By Jim D’Ville

In the shadow of the majestic Cascade Range of central Oregon lies the epicenter of the Pacific Northwest ukulele world: Bend, Oregon, home of the Bend Ukulele Group. And once a year over 300 ukulele enthusiasts travel from near and far to attend the BUGs’ annual festival, Ukulele University. Now in its fifth year, Uke U 5 convened on the beautiful campus of the Cascades Academy just north of Bend the weekend of July 15–17, 2016.

Crossing the Deschutes River on the way to class.

Crossing the Deschutes River on the way to class.

Pre-festival activities began on Thursday evening with a potluck and jam session at Tumalo State Park, a lovely campground nestled along the pristine banks of the Deschutes River. This is also where many of the attendees stayed for the weekend as it is just a few minutes walk to the festival venue at the academy.

What started out as a humble little ukulele festival in the wilds of the central Oregon high desert has evolved into a destination event that sells out every year. This year’s performers and instructors included Craig Chee, Sarah Maisel, The Quiet American (Aaron and Nicole Keim), Ben Bonham, Rhan Wilson and Rick Zeek, myself, and a host of local presenters.

Jamming in the pines.

Jamming in the pines.

Over forty workshops for all levels were offered at this year’s event, two evening concerts, and a rousing Sunday morning gospel jam entitled “Matthew, Mark, Uke, and John.” All activities took place in the academy’s classrooms and spacious main auditorium.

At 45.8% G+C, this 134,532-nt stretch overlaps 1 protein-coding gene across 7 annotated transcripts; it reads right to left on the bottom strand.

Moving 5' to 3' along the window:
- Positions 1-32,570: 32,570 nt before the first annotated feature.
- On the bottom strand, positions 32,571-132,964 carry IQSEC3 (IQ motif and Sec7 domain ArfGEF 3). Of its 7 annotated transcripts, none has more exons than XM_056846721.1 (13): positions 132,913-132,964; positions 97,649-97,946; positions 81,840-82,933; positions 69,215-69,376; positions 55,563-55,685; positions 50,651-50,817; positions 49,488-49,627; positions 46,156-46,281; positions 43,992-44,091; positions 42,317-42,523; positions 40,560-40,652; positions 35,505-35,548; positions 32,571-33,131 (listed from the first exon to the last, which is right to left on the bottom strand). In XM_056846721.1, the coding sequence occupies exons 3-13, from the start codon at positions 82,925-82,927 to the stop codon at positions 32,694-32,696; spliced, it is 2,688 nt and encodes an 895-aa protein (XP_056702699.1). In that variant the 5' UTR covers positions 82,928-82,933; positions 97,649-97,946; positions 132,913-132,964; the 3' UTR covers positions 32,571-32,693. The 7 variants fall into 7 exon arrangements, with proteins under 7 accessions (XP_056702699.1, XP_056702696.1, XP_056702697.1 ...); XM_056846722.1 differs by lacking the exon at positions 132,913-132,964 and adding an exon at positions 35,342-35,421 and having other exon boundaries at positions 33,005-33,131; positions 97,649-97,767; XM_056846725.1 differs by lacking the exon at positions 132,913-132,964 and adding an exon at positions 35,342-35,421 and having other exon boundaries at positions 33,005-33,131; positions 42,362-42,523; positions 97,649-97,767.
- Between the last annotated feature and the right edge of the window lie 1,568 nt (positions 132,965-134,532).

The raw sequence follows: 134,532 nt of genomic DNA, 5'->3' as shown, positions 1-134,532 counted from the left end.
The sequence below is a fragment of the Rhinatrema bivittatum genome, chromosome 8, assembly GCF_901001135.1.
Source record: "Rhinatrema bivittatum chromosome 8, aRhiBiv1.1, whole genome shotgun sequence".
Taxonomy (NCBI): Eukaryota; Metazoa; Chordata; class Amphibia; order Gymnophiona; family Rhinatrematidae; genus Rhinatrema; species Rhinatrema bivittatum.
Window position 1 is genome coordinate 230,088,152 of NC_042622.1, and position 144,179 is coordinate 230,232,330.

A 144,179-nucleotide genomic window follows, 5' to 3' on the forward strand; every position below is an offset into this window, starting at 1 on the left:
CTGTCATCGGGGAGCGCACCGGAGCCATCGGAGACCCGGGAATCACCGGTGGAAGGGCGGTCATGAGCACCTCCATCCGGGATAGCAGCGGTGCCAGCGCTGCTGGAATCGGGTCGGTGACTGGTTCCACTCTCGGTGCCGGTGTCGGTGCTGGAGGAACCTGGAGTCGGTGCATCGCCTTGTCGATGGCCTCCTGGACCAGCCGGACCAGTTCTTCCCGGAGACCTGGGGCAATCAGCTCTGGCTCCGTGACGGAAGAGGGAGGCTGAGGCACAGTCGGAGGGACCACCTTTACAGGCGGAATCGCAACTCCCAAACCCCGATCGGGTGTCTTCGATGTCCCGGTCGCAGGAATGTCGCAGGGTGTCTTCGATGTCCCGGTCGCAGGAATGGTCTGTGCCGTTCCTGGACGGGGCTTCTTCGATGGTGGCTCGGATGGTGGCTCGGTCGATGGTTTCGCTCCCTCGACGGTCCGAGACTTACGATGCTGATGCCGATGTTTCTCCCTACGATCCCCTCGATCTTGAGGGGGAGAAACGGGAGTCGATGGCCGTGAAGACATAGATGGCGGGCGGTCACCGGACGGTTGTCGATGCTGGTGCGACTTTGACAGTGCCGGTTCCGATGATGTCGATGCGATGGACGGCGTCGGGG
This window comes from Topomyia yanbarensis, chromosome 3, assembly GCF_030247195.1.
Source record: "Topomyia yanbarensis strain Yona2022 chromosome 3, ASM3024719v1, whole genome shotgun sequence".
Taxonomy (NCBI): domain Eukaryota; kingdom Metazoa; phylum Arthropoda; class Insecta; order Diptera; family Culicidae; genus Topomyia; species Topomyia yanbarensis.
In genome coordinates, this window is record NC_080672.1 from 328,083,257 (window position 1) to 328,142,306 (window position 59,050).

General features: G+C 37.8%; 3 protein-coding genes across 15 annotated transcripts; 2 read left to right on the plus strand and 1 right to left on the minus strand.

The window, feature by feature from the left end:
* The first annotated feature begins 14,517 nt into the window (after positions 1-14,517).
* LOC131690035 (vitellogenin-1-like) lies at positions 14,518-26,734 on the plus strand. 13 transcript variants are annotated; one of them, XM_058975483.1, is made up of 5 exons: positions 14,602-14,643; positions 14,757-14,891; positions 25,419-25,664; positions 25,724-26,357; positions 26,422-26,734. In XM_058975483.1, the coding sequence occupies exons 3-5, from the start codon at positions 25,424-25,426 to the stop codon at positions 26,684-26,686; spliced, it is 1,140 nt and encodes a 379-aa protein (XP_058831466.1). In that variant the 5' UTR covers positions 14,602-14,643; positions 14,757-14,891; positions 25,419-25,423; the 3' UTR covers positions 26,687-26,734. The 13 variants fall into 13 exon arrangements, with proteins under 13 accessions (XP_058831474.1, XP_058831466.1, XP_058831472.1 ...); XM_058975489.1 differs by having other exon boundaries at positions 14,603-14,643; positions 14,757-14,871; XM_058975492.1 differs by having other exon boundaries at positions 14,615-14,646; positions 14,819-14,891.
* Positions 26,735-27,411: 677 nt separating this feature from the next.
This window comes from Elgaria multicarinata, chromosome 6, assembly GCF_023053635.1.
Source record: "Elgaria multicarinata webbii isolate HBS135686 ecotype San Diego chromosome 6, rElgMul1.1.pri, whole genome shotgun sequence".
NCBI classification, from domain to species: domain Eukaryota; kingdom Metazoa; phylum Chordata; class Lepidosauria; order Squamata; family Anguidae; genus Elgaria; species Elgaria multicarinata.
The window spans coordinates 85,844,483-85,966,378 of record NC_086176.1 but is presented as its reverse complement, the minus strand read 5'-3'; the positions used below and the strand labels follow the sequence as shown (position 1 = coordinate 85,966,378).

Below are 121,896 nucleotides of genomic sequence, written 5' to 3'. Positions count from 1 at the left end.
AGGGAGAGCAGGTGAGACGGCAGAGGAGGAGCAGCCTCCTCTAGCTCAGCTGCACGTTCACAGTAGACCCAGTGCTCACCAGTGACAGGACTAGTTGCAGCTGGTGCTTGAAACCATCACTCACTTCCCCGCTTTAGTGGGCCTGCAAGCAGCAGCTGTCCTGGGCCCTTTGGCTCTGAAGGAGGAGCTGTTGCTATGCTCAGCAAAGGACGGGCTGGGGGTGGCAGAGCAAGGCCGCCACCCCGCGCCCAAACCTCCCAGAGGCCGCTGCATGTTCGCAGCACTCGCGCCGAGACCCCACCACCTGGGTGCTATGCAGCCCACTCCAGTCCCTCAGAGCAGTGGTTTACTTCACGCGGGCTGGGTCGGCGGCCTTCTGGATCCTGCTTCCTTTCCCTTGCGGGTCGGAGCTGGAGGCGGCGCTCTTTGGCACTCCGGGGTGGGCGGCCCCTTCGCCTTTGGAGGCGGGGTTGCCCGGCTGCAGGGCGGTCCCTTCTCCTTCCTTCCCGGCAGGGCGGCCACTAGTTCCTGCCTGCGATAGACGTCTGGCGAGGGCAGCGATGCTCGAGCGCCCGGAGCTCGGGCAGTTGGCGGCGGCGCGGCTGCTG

Bob Rasmussen, co-founder of the BUGs explains how attending Ukulele University helps foster the Bend group’s ukuleles in the schools program. “In keeping with our education component, profits from Uke U support the Ukes for Youth Program in area schools and activity programs. Started with profits from the first Uke U, which were used to purchase a set of ukuleles we loaned to a single school, the program has grown to serve over 2,000 students each year, with many more schools and programs asking to be included. Since the beginning, our association with RiseUp, a nonprofit foundation that supports music and art programs both locally and internationally, has been very beneficial, providing guidance and a conduit by which tax deductible donations can be channeled.”

The thing I witnessed that was most impressive at Uke U 5 was the elevated skill level of the participants. Many of the attendees were local members of the BUGs, whose weekly jam sessions regularly attract up to 100 players. The Bend group’s dedication to practice is definitely reflected in their playing. Says Bob, “What really helped us build our jams is the use of a screen and a projector for our music, to focus attention on the stage, rather than looking down at their books. This allows us to change things up, call out for an instrumental verse, make room for solos, and keep everyone engaged.”

Ukulele University 6 is scheduled for next July and it will sell out, so if you want to attend a wonderful uke fest in a gorgeous setting surrounded by over 300 like-minded ukers mark your calendars now!

Milo Fultz, Sarah Maisel, and Craig Chee in concert

Milo Fultz, Sarah Maisel, and Craig Chee in concert

Onstage with the biggest uke in the room.

Onstage with the biggest uke in the room.

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